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Sunday, August 25, 2013

Navarre Bible Commentary:
21st Sunday in Ordinary Time

The Cross, The Narrow Way by David Hayward
Ad Majorem Dei Gloriam
Sunday, August 25, 2013
21st Sunday in Ordinary Time

Luke 13:22-30

The Narrow Gate
[22] He (Jesus) went on his way through towns and villages, teaching, and journeying toward Jerusalem. [23] And some one said to him, "Lord, will those who are saved be few?" And he said to them, [24] "Strive to enter by the narrow door; for many, I tell you, will seek to enter and will not be able. [25] When once the householder has risen up and shut the door, you will begin to stand outside and knock at the door, saying, 'Lord, open to us.' He will answer you, 'I do not know where you are from.' [26] Then you will begin to say, 'We ate and drank in your presence, and you taught in our streets.' [27] But he will say, 'I tell you, I do not know where you come from; depart from me, all you workers of iniquity!" [28] There you will weep and gnash your teeth, when you see Abraham and Isaac and Jacob and all the prophets in the kingdom of God and you yourselves thrust out. [29] And men will come from east and west, and from north and south, and sit at table in the kingdom of God. [30] And behold, some are last who will be first, and some are first who will be last."

Commentary:
23-24. Everyone is called to form part of the Kingdom of God, for he "desires all men to be saved" (1 Tim 2:4). "Those who, through no fault of their own, do not know the Gospel of Christ or his Church, but who nevertheless seek God with a sincere heart and, moved by grace, try in their actions to do his will as they know it through the dictates of their conscience: those too may achieve eternal salvation. Nor shall divine providence deny the assistance necessary for salvation to those who, without any fault of theirs, have not yet arrived at an explicit knowledge of God, and who, not without grace, strive to lead a good life. What- ever good or truth is found among them is considered by the Church to be a preparation for the Gospel and given by him who enlightens all men that they may at length have life" (Vatican II, Lumen Gentium, 16).

Certainly, only those who make a serious effort can reach the goal of salvation (cf. Lk 16:16; Mt 11:12). Our Lord tells us so by using the simile of the narrow gate. "A Christian's struggle must be unceasing, for interior life consists in beginning and beginning again. This prevents us from proudly thinking that we are perfect already. It is inevitable that we should meet difficulties on our way. If we did not come up against obstacles, we would not be creatures of flesh and blood. We will always have passions that pull us downwards; we will always have to defend ourselves against more or less self-defeating urges" (St. Josemaria Escriva, Christ Is Passing By, 75).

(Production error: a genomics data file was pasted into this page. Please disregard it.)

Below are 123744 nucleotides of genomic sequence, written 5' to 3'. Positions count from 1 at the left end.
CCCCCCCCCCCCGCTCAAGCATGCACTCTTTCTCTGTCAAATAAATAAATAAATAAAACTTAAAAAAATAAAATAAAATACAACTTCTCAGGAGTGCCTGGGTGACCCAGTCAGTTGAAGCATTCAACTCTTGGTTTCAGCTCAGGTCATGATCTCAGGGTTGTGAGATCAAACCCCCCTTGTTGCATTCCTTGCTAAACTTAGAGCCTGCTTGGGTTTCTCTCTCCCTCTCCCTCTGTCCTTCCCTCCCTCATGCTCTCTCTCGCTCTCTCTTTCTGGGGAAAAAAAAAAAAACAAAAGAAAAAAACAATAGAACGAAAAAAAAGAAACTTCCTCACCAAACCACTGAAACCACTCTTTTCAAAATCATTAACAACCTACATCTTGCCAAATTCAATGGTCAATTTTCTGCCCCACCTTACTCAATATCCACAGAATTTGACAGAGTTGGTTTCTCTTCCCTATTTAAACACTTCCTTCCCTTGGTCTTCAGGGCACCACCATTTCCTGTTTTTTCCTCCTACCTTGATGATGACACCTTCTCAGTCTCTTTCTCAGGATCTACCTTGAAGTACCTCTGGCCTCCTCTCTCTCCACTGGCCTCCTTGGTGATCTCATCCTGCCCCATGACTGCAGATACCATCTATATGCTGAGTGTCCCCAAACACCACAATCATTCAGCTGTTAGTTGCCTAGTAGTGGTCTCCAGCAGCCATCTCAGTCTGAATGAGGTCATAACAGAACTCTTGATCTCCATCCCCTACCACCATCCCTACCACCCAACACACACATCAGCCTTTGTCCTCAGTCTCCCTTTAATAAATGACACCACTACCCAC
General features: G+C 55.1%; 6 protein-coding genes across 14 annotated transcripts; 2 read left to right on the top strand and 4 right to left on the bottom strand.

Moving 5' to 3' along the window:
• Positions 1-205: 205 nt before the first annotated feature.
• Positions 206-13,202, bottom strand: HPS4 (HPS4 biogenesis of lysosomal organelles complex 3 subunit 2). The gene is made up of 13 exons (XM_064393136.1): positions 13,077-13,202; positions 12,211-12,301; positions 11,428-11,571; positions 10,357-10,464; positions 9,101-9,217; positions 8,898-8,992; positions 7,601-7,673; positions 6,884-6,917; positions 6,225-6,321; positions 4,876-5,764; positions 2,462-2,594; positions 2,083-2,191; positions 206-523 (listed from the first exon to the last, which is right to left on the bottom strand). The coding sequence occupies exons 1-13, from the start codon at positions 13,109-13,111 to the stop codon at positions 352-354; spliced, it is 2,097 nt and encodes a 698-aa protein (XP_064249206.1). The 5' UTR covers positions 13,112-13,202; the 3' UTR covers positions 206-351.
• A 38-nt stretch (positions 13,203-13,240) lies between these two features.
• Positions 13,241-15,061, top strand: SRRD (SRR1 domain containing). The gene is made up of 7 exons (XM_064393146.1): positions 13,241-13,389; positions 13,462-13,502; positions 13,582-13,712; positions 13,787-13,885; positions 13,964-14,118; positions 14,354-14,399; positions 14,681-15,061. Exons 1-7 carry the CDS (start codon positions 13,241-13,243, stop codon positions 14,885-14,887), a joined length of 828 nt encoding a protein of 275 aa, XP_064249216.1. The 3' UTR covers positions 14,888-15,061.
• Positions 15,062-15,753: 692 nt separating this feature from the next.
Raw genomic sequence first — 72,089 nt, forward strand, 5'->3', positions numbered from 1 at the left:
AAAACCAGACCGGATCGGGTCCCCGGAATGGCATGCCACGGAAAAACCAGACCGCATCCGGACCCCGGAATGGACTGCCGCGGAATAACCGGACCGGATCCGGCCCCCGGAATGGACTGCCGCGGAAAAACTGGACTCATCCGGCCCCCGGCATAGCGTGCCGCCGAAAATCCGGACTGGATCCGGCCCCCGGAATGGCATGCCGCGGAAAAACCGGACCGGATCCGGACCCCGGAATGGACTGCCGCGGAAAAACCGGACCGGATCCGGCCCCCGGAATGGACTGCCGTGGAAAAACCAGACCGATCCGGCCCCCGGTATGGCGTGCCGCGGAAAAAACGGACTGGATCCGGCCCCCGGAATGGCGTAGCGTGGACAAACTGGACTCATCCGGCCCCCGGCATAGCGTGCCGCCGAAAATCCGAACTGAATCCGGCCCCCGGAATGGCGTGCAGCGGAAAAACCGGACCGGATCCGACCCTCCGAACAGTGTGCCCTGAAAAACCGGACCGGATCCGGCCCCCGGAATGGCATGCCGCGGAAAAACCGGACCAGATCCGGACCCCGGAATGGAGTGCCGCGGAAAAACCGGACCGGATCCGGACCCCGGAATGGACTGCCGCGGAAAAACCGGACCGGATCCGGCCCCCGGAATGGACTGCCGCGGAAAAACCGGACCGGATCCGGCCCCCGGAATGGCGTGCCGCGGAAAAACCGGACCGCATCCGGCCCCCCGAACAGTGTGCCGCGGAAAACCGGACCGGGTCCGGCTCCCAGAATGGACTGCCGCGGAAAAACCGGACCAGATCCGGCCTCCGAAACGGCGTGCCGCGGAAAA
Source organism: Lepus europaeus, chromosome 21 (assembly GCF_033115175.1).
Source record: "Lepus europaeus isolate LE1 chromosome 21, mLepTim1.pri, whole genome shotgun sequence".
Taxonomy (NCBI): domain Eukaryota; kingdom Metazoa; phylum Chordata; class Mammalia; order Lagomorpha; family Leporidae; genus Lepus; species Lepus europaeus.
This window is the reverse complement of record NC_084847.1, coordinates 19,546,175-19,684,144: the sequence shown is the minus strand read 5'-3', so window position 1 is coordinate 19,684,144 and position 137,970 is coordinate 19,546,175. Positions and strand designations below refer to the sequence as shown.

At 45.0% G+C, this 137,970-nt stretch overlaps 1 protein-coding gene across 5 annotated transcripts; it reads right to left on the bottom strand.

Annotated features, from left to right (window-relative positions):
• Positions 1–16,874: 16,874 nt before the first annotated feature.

25-28. As at other times, Jesus describes eternal life by using the example of a banquet (cf., e.g., Lk 12:35ff; 14:15). Knowing the Lord and listening to his preaching is not enough for getting to heaven; what God judges is how we respond to the grace he gives us: "Not everyone who says to me, 'Lord, Lord,' shall enter the kingdom of heaven, but he who does the will of my Father who is in heaven" (Mt 7:21).

29-30. Generally speaking, the Jewish people regarded themselves as the sole beneficiaries of the messianic promises made by the prophets; but Jesus pro- claims that salvation is open to everyone. The only condition he lays down is that men freely respond to God's merciful call. When Christ died on the cross the veil of the temple was torn in two (Lk 23:45 and par.), a sign of the end of the distinction between Jews and Gentiles. St Paul teaches: "For he [Christ] is our peace, who has made us both one, and has broken down the dividing wall [...] that he might create in himself one new man in place of the two, so making peace, and might reconcile us both to God in one body through the cross, thereby bringing the hostility to an end" (Eph 2:14-16). Therefore, "all men are called to belong to the new people of God. This people therefore, whilst remaining one and only one, is to be spread throughout the whole world and to all ages in order that the de- sign of God's will may be fulfilled: he made human nature one in the beginning and has decreed that all his children who were scattered should be finally gathered together as one" (Vatican II, Lumen Gentium, 13).

Source: The Navarre Bible: Text and Commentaries. Biblical text from the Revised Standard Version and New Vulgate. Commentaries by members of the Faculty of Theology, University of Navarre, Spain.

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